The picture above is an application of singular value decomposition in image processing. This post will discuss a special case of SVD, where the matrix to be decomposed is a symmetric matrix. The study of symmetric matrices is important in order to understand multivariate statistics. The variance-covariance matrix, which is often used in multivariate statistics, is an example of a symmetric matrix. The first result that can be obtained if a matrix is symmetric is shown in the following theorem.

**Theorem 1**

Let A be a *k* × *k* symmetric matrix. Then A has *k* pairs of eigenvalues and eigenvectors namely . The eigenvectors can be chosen such that their norms are 1 and be mutually perpendicular. The eigenvectors are unique unless two or more eigenvalues are equal.

The spectral decomposition of symmetric matrices is performed by applying the following theorem.

**Theorem 2 [Spectral Decomposition of Symmetric Matrices]**

Let A be a *k* × *k* symmetric matrix, are the eigenvalues of A, and are the associated normalized eigenvectors of A which are mutually perpendicular. Then the matrix A can be expressed as:

**Are the eigenvectors obtained from symmetric matrices perpendicular to each other?** The theorem below answers this question.

**Theorem 3**

If A is a symmetric matrix, then eigenvectors from different eigenspaces are orthogonal.

The theorem implies that the eigenvectors referred to in Theorem 2 are not necessarily perpendicular to each other. However, if the eigenvectors come from different eigenspaces, then they are perpendicular to each other.

**Are the eigenvectors obtained from symmetric matrices independent of each other?** Let the next theorem address it.

**Theorem 4**

If are eigenvectors of A obtained corresponding to distinct eigenvalues then are independent.

Referring to Theorem 4. the eigenvectors in Theorem 2 can be dependent. However, if the eigenvectors are obtained from distinct eigenvalues, then the eigenvectors are independent of each other.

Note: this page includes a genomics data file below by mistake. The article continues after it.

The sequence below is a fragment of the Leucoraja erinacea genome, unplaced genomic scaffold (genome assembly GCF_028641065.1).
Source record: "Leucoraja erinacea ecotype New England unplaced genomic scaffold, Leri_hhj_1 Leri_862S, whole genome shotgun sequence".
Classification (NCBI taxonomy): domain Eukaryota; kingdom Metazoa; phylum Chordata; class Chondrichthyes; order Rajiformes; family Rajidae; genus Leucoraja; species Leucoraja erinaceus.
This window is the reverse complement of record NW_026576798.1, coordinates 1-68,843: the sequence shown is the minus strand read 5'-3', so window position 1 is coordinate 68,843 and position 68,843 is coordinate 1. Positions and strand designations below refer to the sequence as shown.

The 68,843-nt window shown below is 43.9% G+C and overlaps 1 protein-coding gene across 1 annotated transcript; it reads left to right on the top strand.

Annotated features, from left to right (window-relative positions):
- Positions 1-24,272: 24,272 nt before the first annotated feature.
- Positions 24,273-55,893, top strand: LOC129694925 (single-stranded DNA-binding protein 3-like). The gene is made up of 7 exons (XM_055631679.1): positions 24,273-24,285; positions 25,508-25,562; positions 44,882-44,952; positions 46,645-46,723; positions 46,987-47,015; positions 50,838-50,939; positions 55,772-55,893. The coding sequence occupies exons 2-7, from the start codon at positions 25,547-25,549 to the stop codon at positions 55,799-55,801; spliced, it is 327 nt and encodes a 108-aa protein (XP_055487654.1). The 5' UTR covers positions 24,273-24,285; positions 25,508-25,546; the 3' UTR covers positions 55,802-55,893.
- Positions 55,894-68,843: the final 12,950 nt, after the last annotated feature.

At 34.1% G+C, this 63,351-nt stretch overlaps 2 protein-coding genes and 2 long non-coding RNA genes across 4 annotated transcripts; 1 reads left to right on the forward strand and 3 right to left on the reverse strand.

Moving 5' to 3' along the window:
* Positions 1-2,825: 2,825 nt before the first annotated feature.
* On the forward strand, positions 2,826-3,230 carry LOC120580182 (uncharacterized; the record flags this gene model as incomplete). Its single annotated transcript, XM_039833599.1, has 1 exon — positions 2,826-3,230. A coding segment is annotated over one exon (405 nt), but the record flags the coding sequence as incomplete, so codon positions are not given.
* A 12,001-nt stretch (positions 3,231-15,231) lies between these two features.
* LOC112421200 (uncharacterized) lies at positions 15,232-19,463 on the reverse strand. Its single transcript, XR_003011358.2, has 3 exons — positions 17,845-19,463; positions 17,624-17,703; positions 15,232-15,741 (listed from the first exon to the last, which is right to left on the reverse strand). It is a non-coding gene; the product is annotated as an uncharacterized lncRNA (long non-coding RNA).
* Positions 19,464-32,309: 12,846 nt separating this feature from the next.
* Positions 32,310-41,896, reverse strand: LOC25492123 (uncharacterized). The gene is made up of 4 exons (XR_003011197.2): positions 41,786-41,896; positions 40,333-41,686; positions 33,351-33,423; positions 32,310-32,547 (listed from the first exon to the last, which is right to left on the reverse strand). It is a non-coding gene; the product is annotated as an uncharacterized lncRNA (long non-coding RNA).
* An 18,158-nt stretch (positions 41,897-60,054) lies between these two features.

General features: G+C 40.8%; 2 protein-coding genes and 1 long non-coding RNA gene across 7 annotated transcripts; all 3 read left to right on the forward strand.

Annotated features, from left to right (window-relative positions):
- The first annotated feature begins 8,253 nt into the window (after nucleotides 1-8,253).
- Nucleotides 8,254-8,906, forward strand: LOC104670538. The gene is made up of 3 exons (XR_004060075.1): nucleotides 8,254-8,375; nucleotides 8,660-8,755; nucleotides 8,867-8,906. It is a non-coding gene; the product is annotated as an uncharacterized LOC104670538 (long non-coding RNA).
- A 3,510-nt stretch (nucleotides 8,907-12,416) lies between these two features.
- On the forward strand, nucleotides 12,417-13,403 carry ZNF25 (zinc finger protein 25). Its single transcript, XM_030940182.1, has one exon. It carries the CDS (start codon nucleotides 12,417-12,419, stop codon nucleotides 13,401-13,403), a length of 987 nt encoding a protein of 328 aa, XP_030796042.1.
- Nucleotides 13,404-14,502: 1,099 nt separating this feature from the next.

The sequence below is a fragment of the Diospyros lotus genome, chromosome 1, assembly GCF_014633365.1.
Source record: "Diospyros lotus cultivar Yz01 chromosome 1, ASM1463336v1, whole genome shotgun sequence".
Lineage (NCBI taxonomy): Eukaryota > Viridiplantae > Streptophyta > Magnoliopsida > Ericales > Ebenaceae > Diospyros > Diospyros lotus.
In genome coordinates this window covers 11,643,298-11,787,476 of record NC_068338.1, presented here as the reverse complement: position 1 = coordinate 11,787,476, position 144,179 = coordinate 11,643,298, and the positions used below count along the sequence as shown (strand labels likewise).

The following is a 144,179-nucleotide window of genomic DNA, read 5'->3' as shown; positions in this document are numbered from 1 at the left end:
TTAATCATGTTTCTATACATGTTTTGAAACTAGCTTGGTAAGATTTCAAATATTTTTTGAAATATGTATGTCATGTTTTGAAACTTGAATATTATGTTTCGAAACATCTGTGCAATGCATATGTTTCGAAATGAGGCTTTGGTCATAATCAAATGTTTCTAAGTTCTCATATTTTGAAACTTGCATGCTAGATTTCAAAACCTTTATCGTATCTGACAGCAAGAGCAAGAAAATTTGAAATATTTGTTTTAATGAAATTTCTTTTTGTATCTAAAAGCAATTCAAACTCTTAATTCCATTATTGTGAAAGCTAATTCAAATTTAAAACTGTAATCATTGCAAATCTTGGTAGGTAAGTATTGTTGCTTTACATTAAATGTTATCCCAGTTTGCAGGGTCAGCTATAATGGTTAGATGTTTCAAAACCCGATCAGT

**Example**

Consider the matrix A as follows.

What is the spectral decomposition of A? Is the decomposition unique?

**Answer**

It can be shown that the characteristic equation of A is . For we get the eigenspace:

The basis of **E _{1}** with norm 1 is:

For we get the eigenspace:

In order to determine the spectral decomposition of A, we need the eigenvectors that are perpendicular to each other and have norms of 1. In this case, Theorem 3 ensures that the eigenvectors in **E _{1}** are perpendicular to the eigenvectors in

**E**. Now we have to find the eigenvectors in

_{2}**E**that are perpendicular to each other.

_{2}**E**is spanned by and as the basis vectors. To obtain an orthonormal basis for

_{2}**E**, we can apply the Gram-Schmidt process. Normalization of produces one of its orthonormal basis vectors, namely . The projection of on the vector space spanned by is:

_{2}The component of perpendicular to the projection is:

Normalizing this vector results in . The vectors and span the eigenspace **E _{2}**, so is an orthonormal basis for

**E**. So, the spectral decomposition of A is:

_{2}**The decomposition is not unique**. There are infinitely possible bases for **E _{2}**. For instance, we can take two independent vectors in

**E**such as and . Note that is also a basis of

_{2 }**E**. With the Gram-Schmidt process, we can have another orthonormal basis. To demonstrate this, normalize to produce a basis vector with norm 1, i.e. . The projection of the vector on the vector space spanned by is:

_{2}The component of perpendicular to the projection is:

Normalizing this vector results in . This vector and span the eigenspace **E _{2}**, so is another orthonormal basis of

**E**. So, the spectral decomposition for A is:

_{2}